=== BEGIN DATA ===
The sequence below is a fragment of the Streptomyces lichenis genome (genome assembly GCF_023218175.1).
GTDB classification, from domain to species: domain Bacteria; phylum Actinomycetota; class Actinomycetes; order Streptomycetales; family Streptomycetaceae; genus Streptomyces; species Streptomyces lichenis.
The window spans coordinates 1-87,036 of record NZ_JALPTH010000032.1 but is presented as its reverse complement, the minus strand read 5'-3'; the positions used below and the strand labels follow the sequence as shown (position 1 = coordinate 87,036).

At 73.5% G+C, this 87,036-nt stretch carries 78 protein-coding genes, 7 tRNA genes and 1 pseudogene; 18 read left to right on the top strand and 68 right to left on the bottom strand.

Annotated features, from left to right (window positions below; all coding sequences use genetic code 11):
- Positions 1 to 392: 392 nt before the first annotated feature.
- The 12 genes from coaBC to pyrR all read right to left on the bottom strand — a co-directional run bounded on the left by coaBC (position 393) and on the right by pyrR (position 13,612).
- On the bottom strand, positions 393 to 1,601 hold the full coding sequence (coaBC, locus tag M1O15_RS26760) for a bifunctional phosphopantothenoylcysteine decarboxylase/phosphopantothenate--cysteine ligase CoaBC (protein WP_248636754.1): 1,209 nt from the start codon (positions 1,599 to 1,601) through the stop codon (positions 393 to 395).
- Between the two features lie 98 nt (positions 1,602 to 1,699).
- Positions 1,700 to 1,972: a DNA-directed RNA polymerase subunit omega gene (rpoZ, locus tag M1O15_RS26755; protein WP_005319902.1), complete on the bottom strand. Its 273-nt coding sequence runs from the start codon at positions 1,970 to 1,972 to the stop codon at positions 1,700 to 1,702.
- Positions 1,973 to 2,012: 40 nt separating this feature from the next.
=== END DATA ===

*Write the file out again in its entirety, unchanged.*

The sequence below is a fragment of the Streptomyces lichenis genome (genome assembly GCF_023218175.1).
GTDB classification, from domain to species: domain Bacteria; phylum Actinomycetota; class Actinomycetes; order Streptomycetales; family Streptomycetaceae; genus Streptomyces; species Streptomyces lichenis.
The window spans coordinates 1-87,036 of record NZ_JALPTH010000032.1 but is presented as its reverse complement, the minus strand read 5'-3'; the positions used below and the strand labels follow the sequence as shown (position 1 = coordinate 87,036).

At 73.5% G+C, this 87,036-nt stretch carries 78 protein-coding genes, 7 tRNA genes and 1 pseudogene; 18 read left to right on the top strand and 68 right to left on the bottom strand.

Annotated features, from left to right (window positions below; all coding sequences use genetic code 11):
- Positions 1 to 392: 392 nt before the first annotated feature.
- The 12 genes from coaBC to pyrR all read right to left on the bottom strand — a co-directional run bounded on the left by coaBC (position 393) and on the right by pyrR (position 13,612).
- On the bottom strand, positions 393 to 1,601 hold the full coding sequence (coaBC, locus tag M1O15_RS26760) for a bifunctional phosphopantothenoylcysteine decarboxylase/phosphopantothenate--cysteine ligase CoaBC (protein WP_248636754.1): 1,209 nt from the start codon (positions 1,599 to 1,601) through the stop codon (positions 393 to 395).
- Between the two features lie 98 nt (positions 1,602 to 1,699).
- Positions 1,700 to 1,972: a DNA-directed RNA polymerase subunit omega gene (rpoZ, locus tag M1O15_RS26755; protein WP_005319902.1), complete on the bottom strand. Its 273-nt coding sequence runs from the start codon at positions 1,970 to 1,972 to the stop codon at positions 1,700 to 1,702.
- Positions 1,973 to 2,012: 40 nt separating this feature from the next.